While exploring online one evening, I came across an old book and eventually found a copy on eBay. It introduced me to Dr.Reid K Hester & William Miller’s Handbook of Alcoholism Treatment Approaches: Effective Alternatives1, including the intervention approach, community reinforcement and family training (CRAFT)2, which fascinated me. 

I was surprised to discover that 12-step facilitation therapy (SFT) ranked 38th on the list of evidence-based models. As a health practitioner, counsellor, and coach in Cape Town, South Africa, I recently attended a CRAFT online course with Dr. Robert Myers. It revealed the flaws in the treatment system, which seemed more focused on profit than genuine care. I’ve always been a rebel and critical thinker, challenging traditional beliefs. 

The current approach often feels limiting and retraumatizing, contradicting the principles of empathy, unconditional positive regard, and non-judgment that Carl Rogers proposes. While I acknowledge the value of sobriety for some individuals, I also believe in personal empowerment and the ability to quit without labelling oneself. Take smoking for example, 1000s of people quit smoking, the most addictive substance and most difficult to quit, and yet, people quit smoking without going to rehab all the time. Put that in your pipe and smoke it! The treatment landscape and the way people are being treated needs to change drastically. There will always be room for certain aspects of the 12-step program, but less rigid for sure. 

Reading various literature over the years has opened my eyes and also exposed the bias and domination of certain organisations that stifled alternative research and capped certain treatment methods. This revelation has left me feeling mixed emotions. Having lost years to a system I once trusted. Labels and stigma associated with addiction have perpetuated a harmful narrative. The concept of abstinence itself is subjective and begs the question of where one draws the line, considering the prevalence of mind-altering substances in society and how the brain works, as the brain is a drug factory and releases ‘drugs’ involuntary. As the infamous, Terence Mckenna once mentioned, “..you are holding, and you can’t stop yourself.”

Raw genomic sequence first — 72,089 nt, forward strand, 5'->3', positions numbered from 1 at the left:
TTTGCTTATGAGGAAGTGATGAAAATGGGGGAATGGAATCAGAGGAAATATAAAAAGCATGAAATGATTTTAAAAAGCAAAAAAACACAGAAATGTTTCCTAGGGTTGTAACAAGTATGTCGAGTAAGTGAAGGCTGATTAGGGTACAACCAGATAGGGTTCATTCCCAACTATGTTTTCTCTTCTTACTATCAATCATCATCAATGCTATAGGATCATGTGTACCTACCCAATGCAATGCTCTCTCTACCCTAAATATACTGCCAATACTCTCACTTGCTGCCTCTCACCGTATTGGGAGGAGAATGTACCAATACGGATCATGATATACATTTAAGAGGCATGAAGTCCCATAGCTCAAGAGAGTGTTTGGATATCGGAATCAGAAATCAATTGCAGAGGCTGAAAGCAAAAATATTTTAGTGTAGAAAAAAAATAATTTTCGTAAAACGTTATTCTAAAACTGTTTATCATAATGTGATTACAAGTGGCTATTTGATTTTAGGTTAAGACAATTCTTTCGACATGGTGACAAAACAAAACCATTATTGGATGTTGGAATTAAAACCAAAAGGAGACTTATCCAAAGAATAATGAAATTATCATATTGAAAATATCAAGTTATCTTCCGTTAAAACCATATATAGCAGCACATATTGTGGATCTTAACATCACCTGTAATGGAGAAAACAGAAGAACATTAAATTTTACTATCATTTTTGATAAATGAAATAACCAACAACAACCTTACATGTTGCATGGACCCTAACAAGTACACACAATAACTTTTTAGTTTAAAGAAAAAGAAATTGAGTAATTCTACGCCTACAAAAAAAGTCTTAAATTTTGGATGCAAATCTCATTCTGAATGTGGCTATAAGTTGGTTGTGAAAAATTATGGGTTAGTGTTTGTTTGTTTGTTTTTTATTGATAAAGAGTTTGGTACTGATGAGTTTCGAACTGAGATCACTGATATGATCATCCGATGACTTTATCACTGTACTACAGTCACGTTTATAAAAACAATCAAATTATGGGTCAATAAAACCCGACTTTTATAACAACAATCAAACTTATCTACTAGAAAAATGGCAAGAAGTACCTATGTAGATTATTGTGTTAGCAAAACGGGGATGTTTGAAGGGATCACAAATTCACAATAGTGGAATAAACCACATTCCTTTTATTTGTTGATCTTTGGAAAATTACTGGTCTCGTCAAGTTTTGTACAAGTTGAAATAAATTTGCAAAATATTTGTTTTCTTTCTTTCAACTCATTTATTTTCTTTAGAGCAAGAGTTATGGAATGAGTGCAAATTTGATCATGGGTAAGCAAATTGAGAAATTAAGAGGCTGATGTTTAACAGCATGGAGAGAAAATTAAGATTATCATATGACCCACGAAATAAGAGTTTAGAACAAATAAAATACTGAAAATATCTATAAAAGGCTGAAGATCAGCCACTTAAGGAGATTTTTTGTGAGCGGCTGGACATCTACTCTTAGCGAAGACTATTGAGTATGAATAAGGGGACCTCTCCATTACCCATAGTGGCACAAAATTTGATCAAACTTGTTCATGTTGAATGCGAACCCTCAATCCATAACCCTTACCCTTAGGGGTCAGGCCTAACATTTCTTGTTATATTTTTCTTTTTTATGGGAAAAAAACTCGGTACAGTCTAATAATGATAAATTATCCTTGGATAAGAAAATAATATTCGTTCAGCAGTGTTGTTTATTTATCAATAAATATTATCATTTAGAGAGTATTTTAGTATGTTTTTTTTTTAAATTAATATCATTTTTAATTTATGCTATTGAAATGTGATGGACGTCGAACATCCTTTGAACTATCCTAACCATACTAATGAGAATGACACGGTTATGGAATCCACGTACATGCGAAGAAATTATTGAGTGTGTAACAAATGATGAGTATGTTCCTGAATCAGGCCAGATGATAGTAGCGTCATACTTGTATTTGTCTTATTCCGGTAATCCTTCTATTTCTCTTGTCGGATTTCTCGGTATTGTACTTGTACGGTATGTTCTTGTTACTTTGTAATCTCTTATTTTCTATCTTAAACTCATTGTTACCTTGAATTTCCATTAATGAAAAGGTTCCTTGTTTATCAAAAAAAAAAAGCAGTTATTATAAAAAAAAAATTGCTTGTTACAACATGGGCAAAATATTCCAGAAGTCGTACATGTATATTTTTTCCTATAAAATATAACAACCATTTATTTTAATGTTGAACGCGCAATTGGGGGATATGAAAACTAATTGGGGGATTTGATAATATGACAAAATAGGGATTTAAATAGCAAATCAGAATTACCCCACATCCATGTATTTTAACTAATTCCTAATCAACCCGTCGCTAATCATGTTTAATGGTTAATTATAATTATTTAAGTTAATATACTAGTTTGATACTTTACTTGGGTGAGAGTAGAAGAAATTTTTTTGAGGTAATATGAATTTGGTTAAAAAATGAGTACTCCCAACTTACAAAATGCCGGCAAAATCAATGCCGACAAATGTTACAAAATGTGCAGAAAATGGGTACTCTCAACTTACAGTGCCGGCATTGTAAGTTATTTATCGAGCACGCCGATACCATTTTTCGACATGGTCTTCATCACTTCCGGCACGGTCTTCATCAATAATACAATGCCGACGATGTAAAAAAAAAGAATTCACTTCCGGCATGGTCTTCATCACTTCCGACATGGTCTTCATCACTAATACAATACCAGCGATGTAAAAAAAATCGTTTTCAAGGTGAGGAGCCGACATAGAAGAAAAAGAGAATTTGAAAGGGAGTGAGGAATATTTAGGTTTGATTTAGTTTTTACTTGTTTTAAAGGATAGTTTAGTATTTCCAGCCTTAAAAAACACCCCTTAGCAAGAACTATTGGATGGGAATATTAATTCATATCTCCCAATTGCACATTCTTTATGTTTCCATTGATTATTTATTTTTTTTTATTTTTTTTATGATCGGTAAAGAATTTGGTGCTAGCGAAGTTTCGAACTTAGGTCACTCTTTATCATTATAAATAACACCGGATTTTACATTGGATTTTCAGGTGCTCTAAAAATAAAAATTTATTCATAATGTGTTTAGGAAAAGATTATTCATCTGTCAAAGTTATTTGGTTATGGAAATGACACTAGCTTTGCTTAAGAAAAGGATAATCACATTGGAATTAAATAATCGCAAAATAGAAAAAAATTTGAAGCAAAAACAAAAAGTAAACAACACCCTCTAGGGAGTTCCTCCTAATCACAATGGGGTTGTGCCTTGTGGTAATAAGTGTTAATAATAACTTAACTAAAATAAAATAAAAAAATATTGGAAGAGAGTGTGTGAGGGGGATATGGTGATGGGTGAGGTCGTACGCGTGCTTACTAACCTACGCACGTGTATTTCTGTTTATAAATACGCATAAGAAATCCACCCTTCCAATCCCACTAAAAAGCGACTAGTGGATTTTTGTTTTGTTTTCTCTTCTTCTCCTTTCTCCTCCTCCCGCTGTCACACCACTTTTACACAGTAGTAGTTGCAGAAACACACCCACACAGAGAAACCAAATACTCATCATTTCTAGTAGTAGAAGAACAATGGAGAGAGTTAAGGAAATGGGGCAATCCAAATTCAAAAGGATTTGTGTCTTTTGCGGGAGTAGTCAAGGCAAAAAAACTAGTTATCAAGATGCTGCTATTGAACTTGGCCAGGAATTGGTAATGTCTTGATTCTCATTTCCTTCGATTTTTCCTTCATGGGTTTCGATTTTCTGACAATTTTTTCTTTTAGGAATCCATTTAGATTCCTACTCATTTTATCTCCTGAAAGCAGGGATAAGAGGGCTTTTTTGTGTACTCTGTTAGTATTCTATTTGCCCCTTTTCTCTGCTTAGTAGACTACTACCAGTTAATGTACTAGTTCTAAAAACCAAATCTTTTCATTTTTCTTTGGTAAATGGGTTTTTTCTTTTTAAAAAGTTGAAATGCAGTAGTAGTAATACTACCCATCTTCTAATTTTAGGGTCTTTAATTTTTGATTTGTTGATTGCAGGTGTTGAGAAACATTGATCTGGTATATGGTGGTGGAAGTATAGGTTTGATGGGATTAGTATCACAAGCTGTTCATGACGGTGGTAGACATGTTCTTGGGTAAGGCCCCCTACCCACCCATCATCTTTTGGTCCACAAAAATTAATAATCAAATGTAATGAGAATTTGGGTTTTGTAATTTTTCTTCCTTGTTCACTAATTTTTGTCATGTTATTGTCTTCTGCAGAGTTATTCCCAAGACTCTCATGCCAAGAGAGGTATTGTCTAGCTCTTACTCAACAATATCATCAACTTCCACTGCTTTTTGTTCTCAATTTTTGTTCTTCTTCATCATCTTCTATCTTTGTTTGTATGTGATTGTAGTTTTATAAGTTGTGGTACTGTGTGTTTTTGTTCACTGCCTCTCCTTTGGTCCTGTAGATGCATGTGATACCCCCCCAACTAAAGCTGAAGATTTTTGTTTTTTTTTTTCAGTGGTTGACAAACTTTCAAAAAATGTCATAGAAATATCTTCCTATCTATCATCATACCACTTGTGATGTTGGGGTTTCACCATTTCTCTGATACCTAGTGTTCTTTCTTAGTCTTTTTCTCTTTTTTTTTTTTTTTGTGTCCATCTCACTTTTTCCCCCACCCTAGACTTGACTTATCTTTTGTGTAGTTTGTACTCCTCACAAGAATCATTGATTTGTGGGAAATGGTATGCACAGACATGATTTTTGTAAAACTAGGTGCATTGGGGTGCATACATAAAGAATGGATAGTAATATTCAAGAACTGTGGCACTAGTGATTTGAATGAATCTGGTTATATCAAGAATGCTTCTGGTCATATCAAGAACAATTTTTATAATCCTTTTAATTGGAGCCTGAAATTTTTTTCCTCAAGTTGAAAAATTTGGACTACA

My previously narrow-minded thinking played a role in the death of a friend who sought support but was met with rejection. The reliance on physical Narcotics Anonymous (NA) meetings exacerbated his relapse when COVID-19 forced their closure. Ironically speaking, SFT and meetings merely replaced one drug with another, instead of equipping individuals with coping skills and tools for emotional regulation. 

The stages of change theory (Prochaska and Clements) resonate with me, emphasising that relapse is part of the change process and not buying into the notion of being viewed as a permanent failure. I hope, dream and strive to change lives and to contribute to a happier, kinder society where individuals can find purpose and meaning, whether or not they use drugs. 

I believe in being part of the solution and promoting evidence-based approaches that work differently for different people. In other words, tailor-made programming. While I sometimes see myself as a lone traveller, I also recognize the importance of a supportive community. However, communities are stigmatised and thus hide due to fear of judgement. I believe in finding alternative ways to treat individuals with respect and achieve successful outcomes, and question the idea of abstinence as the only path to recovery. I encourage others to conduct their own research, seek evidence-based information, remain open-minded, read more and cultivate empathy. Learn from my mistakes and embrace a more compassionate approach.

The focus should be on how individuals are treated and what methods yield the most positive results for them, not for us.

Reach out to me via this website.

References:

  1. https://www.amazon.com/Handbook-Alcoholism-Treatment-Approaches-Alternatives/dp/0205360645
  2. https://www.apa.org/pi/about/publications/caregivers/practice-settings/intervention/community-reinforcement
  3. https://www.recoveryanswers.org/resource/twelve-step-facilitation-tsf/
  4. https://www.robertjmeyersphd.com/craft.html
  5. https://www.simplypsychology.org/client-centred-therapy.html
  6. https://aeon.co/essays/could-the-brain-produce-its-own-psychedelic-compound
  7. https://medicine.llu.edu/academics/resources/stages-change-model